Features matter! Geometry Feature Maps boost 3D recognition and detection. [1]

Convolutional neural networks (CNNs) have been dramatically successful in performing appearance-based object recognition tasks such as those in the ImageNet visual recognition challenge [A. Krizhevsky et al 2012]. In parallel, object recognition in 3D has drawn lots of research interest, in which however the backbone CNN framework is still a regular CNN on top of multiple feature maps derived from 2.5D point clouds [L. Bo 2013 and S. Gupta 2014]. The prior works differ in the way that they construct the input feature maps from given depth data and the core ideas are ad hoc. And the higher order gemetric features are simply overlooked. In our work, we abstract surface geometry for 3D object detection in a principled manner, by using use zeroth order (depth), first-order (surface normal) and second-order (curvature) geometric information estimated from point cloud data as inputs to CNN backbone in a RCNN framework [R Girshick 2013]. The geometry feature maps provided a non-trivial boost over prior state-of-the-arts on NYUv2 and UW RGBD dataset.

Combining Multiple Views for better global features. [2]

2.5D point clouds, which are essentially one single slice of the 3D object observed from a given view point, misses the global "big picture" of the object. A mug cannot be distinguished from another cylindrical object unless a handle-like structure is observed. This intuition leads to an idea of view pooling on CNN based features [MVCNN 2015]. Given multiple rotated views of an object as input, we feed them into a pretrained CNN and extract RELU features at its near to final layers, to serve as view descriptors. A max pooling is then applied on top of the individial feature dimensions to acquire a unified global feature descriptor of this object. In our work, we argue that the single max pooling ignores all other relevant view features except for the max, thus leads to low variance in the pooling output, which is non desirable for a descriminative task like object recongitnion. Instead, we propose to pool only within a group of "similar views", thus distinctive feature values does not get blended during the pooling operation which leads to higher information gain. We first apply dominant set clustering on a view graph whose nodes are views and edges encode pairwise similarity between different view (features). We then proceed to pooling only within each acquired cluster. We recursively apply the above process until convergence. Extensive experiments on ModelNet40 supports that the view based cluster pooling idea leads to better global feature descriptor of 3D object.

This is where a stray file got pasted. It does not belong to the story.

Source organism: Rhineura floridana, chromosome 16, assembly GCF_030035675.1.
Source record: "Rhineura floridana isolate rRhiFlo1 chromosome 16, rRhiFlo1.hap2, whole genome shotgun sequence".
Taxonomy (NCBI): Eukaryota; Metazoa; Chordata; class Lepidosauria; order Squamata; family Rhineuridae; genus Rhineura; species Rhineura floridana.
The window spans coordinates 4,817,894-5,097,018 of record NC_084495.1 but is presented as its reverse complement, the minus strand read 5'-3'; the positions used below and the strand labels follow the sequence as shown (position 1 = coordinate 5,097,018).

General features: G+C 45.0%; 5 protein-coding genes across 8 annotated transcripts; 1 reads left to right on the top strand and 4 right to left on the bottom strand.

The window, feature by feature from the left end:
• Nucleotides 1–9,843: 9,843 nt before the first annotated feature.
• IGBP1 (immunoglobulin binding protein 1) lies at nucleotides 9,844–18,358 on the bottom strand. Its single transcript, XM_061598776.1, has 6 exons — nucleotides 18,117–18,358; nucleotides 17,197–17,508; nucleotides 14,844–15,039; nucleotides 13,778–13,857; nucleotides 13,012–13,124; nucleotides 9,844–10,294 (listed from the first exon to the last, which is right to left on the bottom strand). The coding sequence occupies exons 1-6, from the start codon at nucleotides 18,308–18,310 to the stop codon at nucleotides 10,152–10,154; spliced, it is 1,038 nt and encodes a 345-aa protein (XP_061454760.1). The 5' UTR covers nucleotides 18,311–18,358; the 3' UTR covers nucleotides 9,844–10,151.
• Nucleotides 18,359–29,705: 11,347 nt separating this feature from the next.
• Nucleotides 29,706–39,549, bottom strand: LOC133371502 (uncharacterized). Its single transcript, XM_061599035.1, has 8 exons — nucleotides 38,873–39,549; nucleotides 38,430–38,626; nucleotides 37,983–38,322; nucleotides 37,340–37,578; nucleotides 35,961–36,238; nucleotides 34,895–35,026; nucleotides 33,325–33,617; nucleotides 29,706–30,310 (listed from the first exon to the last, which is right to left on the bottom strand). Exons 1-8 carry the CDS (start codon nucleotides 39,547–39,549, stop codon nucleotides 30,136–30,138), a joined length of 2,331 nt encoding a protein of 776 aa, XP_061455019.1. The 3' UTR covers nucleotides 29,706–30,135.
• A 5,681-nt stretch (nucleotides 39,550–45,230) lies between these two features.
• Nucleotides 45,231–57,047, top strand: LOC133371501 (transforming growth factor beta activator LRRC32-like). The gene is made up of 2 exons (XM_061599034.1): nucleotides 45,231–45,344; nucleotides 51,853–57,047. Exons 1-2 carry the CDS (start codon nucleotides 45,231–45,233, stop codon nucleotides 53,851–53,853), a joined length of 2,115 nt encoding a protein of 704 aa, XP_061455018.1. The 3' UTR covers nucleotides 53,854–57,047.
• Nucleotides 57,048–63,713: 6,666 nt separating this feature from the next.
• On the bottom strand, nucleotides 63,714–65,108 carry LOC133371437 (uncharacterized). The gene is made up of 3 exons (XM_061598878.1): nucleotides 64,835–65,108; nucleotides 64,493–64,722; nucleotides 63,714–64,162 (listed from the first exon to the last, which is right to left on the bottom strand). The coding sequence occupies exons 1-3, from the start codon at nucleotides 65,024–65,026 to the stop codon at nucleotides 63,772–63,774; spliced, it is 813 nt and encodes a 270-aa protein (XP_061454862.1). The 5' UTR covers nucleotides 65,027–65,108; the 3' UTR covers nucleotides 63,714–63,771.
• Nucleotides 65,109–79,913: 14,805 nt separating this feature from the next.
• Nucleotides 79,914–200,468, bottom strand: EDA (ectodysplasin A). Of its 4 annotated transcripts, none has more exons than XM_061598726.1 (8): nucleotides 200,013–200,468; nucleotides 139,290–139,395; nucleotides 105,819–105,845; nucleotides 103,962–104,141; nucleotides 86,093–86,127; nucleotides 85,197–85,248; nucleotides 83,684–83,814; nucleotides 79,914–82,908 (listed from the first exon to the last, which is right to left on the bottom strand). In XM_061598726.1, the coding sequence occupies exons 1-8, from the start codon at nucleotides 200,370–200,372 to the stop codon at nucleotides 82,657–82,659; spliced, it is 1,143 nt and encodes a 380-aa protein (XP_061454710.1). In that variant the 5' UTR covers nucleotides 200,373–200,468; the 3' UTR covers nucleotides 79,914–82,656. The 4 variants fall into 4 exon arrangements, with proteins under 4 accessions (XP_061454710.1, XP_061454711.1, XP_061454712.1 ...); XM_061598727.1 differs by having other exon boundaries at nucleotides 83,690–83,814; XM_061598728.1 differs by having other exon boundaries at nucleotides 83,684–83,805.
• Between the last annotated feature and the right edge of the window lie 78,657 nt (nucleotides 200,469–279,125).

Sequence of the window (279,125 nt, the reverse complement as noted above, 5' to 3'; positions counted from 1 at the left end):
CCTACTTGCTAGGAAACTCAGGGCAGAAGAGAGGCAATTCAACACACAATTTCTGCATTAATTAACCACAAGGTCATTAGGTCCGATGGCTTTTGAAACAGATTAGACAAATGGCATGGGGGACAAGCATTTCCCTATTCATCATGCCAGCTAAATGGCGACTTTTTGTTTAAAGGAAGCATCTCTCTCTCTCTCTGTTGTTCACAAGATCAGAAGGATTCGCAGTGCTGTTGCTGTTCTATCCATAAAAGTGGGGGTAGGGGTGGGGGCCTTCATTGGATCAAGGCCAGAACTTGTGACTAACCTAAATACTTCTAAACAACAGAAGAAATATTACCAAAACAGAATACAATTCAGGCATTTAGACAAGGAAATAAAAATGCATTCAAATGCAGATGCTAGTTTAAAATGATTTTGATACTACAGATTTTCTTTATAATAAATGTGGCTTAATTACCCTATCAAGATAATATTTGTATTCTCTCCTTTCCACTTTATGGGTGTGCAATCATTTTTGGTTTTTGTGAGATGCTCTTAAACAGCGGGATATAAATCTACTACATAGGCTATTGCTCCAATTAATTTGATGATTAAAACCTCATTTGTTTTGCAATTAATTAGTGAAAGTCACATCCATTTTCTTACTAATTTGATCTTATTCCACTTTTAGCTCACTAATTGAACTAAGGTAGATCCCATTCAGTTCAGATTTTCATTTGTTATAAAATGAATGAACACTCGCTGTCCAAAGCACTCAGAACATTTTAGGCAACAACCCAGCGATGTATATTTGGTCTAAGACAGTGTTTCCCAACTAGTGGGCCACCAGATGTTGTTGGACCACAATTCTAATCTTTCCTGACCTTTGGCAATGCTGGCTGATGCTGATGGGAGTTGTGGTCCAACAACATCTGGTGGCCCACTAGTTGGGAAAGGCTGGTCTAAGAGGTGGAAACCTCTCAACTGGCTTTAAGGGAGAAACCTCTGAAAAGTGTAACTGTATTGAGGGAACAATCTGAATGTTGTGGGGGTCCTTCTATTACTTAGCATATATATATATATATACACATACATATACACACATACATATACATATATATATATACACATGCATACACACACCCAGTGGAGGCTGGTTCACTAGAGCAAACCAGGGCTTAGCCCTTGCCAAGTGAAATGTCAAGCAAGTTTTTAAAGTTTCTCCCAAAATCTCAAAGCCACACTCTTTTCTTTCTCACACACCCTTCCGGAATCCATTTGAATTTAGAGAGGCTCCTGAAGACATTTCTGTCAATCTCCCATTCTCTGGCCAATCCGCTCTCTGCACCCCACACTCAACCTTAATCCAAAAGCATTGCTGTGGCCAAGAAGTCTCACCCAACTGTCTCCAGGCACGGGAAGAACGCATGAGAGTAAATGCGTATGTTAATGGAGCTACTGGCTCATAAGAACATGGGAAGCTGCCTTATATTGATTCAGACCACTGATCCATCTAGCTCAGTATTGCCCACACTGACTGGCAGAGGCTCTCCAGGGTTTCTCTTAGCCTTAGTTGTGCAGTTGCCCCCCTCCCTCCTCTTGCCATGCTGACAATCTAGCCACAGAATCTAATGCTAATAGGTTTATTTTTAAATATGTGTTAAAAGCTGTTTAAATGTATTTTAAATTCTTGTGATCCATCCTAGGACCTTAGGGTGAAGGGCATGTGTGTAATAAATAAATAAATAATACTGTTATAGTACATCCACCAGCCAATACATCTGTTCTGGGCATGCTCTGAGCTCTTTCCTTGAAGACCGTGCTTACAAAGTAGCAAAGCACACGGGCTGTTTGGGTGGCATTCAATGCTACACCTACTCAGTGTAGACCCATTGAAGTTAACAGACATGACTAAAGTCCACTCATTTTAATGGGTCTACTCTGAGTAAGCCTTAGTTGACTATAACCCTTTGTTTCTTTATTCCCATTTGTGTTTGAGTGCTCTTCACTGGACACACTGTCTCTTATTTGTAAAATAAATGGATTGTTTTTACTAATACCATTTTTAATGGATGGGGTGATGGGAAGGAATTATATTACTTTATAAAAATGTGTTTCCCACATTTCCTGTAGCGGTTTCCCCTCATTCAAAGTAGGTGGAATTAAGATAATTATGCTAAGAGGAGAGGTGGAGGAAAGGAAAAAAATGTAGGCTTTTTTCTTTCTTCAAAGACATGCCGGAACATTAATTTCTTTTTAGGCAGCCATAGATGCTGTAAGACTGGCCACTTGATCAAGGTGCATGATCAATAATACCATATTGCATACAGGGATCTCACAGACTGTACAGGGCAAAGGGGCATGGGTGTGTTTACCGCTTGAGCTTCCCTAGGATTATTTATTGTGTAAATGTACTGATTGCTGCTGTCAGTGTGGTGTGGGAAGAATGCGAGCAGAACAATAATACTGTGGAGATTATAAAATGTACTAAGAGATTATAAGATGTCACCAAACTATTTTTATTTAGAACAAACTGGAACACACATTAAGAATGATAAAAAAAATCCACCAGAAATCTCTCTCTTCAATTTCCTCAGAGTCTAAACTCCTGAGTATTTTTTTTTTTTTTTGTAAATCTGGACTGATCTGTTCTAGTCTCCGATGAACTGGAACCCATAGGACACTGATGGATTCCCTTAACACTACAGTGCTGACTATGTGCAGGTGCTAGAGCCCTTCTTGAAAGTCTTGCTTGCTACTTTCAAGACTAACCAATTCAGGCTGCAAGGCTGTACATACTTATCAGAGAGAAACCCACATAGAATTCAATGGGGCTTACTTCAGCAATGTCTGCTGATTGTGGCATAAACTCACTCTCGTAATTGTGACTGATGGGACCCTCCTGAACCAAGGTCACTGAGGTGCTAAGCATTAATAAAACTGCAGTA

Graph CNN: towards structrual feature learning in point clouds [3]

All the prior works, although claiming to solve the 3D vision problem, still relies on a 2D backbone CNN applied on either 2D feature maps for multiple rendered views. The proposal of pointnet and pointnet++ created an unified learning framework which directly operates on point cloud data, without reliance of rendering 3D into 2D. In a way, pointnet++ minics 2D CNNs in point clouds, where the challenge is you cannot naturally acquire a point neigbhorhood. Thus, pointnet++ first samples centroids in the point cloud, then finds nearest neighbors around each centroid, and finally perform feature abstraction in each grouped nearest neighbor balls. The core limitation of pointnet++ is that given a point neighborhood, the features are abstracted in an independent and isolated manner, ignoring the relative layout of neighboring points as well as their features. For each point, the spectral graph convolution output depends on all points in its neighborhood, whereas output from point-wise MLP in pointnet++ only depends on the point itself.

The key advantange of applying spectral graph CNNs in this task, is that the feature learning takes into account of the local point cloud structure. The intuition is, in spectral graph CNN, the point features got transformed into a graph Fourier domain, by expanding them to a basis of Eigenvectors, which is derived from the underlying graph. The transform is dependent on the graph laplacian, which is then dependent on the structure of the graph. After which, feature abstraction is carried on in Fourier domain, where the local geometry/structure is already incorporated. The advantage of local structural feature learning demonstrated a non-trivial boost over pointnet++, on multiple challenging datasets including McGill Shape Benchmark, MNIST, ModelNet40, ShapeNet Part Segmentation and ScanNet. We here present a teaser of the graph CNN based point cloud learning framework, with an example of an ant input.

Related Publications

[1] Chu Wang and Kaleem Siddiqi.
Differential Geometry boosts Convolutional Neural Networks for Object Detection.
CVPR CVML workshop, 2016. [PDF] © 2016 IEEE.

[2] Chu Wang, Marcello Pelillo and Kaleem Siddiqi.
Dominant Set Clustering and Pooling for Multi-View 3D Object Recognition.
BMVC, 2017.
[PDF] [Code]

[3] Chu Wang, Babak Samari and Kaleem Siddiqi.
Local Spectral Graph Convolution for Point Set Feature Learning.
ECCV 2018. [Paper] [Code] © 2018 Springer.